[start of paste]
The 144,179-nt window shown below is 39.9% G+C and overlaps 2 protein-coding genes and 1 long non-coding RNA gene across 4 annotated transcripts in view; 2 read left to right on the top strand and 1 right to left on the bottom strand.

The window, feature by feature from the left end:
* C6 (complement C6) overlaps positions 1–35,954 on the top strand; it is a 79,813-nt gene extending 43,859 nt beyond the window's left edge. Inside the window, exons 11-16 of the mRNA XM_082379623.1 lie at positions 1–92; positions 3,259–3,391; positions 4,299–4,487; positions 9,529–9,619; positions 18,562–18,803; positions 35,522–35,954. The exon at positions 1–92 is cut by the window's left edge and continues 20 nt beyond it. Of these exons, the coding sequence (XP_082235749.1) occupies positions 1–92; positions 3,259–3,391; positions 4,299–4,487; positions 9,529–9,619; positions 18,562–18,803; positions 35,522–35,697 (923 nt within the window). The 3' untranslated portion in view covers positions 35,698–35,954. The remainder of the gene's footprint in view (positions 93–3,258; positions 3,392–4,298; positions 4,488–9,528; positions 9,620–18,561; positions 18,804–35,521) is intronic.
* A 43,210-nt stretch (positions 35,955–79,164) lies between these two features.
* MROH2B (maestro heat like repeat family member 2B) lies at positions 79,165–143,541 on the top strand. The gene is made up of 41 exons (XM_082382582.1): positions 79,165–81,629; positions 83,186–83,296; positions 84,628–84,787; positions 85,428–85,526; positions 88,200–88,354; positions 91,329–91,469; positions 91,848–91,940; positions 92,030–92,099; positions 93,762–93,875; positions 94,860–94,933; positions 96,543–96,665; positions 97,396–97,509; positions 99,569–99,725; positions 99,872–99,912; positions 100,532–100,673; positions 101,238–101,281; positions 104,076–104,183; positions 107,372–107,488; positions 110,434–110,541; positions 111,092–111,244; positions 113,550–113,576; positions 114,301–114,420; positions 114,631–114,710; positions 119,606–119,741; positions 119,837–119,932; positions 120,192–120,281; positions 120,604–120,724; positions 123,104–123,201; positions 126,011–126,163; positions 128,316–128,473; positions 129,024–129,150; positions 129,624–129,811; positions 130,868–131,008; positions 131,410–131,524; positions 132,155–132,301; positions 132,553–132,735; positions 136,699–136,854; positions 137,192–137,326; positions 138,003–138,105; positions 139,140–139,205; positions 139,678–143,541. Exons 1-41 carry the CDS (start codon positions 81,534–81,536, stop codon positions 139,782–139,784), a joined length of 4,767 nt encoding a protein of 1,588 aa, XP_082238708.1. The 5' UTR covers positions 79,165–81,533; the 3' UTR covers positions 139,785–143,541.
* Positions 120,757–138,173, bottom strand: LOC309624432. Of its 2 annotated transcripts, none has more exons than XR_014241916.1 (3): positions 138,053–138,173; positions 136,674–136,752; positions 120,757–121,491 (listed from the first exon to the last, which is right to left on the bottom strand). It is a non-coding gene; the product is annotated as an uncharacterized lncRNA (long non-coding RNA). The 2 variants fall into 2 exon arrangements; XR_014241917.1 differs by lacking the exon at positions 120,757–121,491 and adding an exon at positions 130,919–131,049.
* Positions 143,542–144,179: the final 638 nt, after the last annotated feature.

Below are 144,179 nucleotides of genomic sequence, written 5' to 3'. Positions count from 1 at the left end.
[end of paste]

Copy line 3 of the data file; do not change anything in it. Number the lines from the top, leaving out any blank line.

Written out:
* C6 (complement C6) overlaps positions 1–35,954 on the top strand; it is a 79,813-nt gene extending 43,859 nt beyond the window's left edge. Inside the window, exons 11-16 of the mRNA XM_082379623.1 lie at positions 1–92; positions 3,259–3,391; positions 4,299–4,487; positions 9,529–9,619; positions 18,562–18,803; positions 35,522–35,954. The exon at positions 1–92 is cut by the window's left edge and continues 20 nt beyond it. Of these exons, the coding sequence (XP_082235749.1) occupies positions 1–92; positions 3,259–3,391; positions 4,299–4,487; positions 9,529–9,619; positions 18,562–18,803; positions 35,522–35,697 (923 nt within the window). The 3' untranslated portion in view covers positions 35,698–35,954. The remainder of the gene's footprint in view (positions 93–3,258; positions 3,392–4,298; positions 4,488–9,528; positions 9,620–18,561; positions 18,804–35,521) is intronic.